If any of this sounds familiar, that’s probably for at least two reasons. The first is that nationalism provides communities with a shared identity, however superficial it may be at times. Secondly, Burma’s neighbor India, which gave birth to Buddhism, is currently held by the grips of Hindutva, or Hindu nationalism, a movement that is responsible for harming and marginalizing many Muslims in India.

Here is an example of the way in which some nationalists in Burma have connected Buddhism to the Burmese identity:

“A recurrent theme in 969 and Ma Ba Tha sermons, but also in nationalist books and articles, is a narrative of how the Buddha was a devoted nationalist both in his previous lives as a Buddha-to-be (P. bodhisatta [or bodhisattva]) and in his last life as Gotama Buddha, who defended his ‘race’ and religion. Sometimes this theme is linked to a narrative depicting the Burmese people – the Burmese nation (referring to the 135 national ‘races’) – as blood-descendants of the Buddha’s Sākiya Clan. In this way, nationalists have created a model of the Burmese nation as traced back to the Buddha’s kinship group, and, from the actions of the Buddha and his clan, they have constructed a model of the nationalist practice of defending race/nation and religion, including the alleged endogamy of the Sākiya Clan, that Buddhists (monks, ‘nuns’, and laypeople) should emulate. In this ideology, Buddhism and nation (that is, national identity) are fused.”[13]

We can see how this approach potentially would be harmful to non-Buddhists, particularly given the type of purity that could be related to this view of Buddhism and Burmese nationalism. Indeed, there are even Buddhist writings which discourage intermarriage in order to preserve the purity of the Sakiya clan (the clan from which Buddha came).[14]

We do not have to search for long to find the effects of these more fascistic views of what is the acceptable, ‘right’ way to be Burmese in the eyes of the majority.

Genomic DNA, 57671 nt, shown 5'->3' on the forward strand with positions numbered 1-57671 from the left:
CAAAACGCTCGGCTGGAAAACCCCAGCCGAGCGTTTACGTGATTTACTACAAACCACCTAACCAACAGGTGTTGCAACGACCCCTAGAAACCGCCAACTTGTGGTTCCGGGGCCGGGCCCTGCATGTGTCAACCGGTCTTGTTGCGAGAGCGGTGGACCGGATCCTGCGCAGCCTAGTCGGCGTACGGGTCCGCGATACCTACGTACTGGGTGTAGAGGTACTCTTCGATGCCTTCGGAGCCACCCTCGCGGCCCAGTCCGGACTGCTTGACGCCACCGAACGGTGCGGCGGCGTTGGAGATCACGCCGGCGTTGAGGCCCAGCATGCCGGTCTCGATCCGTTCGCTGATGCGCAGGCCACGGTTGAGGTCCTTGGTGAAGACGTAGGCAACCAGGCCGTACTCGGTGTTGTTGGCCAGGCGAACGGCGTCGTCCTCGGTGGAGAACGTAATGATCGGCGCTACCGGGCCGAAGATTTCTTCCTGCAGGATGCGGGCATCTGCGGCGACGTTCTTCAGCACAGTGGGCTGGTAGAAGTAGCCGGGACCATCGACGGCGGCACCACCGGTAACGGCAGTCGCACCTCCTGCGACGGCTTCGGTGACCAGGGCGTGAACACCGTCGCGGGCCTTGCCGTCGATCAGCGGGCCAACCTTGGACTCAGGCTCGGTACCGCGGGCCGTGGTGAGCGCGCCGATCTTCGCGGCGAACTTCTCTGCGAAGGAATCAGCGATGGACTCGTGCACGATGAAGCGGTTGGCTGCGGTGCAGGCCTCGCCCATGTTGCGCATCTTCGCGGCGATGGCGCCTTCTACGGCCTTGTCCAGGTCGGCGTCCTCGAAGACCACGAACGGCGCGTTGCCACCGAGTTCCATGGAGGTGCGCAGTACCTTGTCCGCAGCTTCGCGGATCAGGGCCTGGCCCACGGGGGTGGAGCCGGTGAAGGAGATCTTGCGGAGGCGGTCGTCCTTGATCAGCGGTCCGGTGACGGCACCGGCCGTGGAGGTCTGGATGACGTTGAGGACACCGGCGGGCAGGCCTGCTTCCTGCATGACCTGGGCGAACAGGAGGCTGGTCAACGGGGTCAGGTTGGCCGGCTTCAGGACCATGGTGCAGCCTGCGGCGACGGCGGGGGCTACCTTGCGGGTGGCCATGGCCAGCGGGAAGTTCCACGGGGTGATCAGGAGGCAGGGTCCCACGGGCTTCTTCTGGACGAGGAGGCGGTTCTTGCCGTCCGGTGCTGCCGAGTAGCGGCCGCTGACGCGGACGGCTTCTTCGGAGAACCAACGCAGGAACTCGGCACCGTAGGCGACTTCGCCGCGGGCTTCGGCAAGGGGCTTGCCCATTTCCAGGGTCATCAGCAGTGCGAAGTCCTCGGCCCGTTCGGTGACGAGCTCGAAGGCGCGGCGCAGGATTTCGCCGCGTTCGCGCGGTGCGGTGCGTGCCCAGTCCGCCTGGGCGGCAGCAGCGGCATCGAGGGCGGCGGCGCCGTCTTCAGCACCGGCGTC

Back in 2016 for example, Buddhists protested the use of the term “Rohingya” (they wanted them called “Bengalis”), which the US had then used in an official statement of condolence due to the death of a group of Rohingya who died in a boat accident offshore of Rakhine State.

We’ve all read about the genocidal actions of the military toward the Rohingya. Proceedings to hear Burma’s objections to Gambia’s case against its military’s actions against the Rohingya began at the end of last month.

Back in 2019, the Yangon Region military commander donated 19,600 USD to the Buddha Dhamma Prahita foundation. This foundation was formerly called Ma Ba Tha and was led by Wirathu, the infamous Buddhist monk who has encouraged violence against the Rohingya.

Even though we know how brutal the Burmese military is, that a military commander shamelessly donated to this organization is still a shocker and an indication of just how precarious the situation is for the Rohingya and other non-Buddhists in Burma.

Aung San Suu Kyi—A Leader for Burmans

It’s reported that some in Burma have considered Aung San Suu Kyi to be a bodhisattva, a term which generally denotes someone who is striving to reach the Buddhist ideal of enlightenment.

Suu Kyi herself, however, would not admit to such an honorific (in the eyes of Buddhists) title. It’s important to recall this in light of the great support Suu Kyi enjoys from much of the general public. In other words, Suu Kyi fits well into the prototypical idea of what makes a Burmese person Burmese.

“A nationalist ideology based on Buddhism as the core of an ethnic national identity developed throughout the 1910s, and served to unify the Burmese people as a nation against the British colonizers and the Indian immigrants, their common enemies. As in India…nationalism in Burma emerged from religious reform movements, Buddhist lay associations. These were originally non-political but began addressing nationalist, political issues from around 1916, thereby raising demands to the British colonial government…”[15]

We can see then that this idea as to whom is true Burmese has played an important role in the development of Burmese national consciousness. This is particularly relevant in light of the plight of the stateless Rohingya because the Burmese see them simply as migrants from Bangladesh.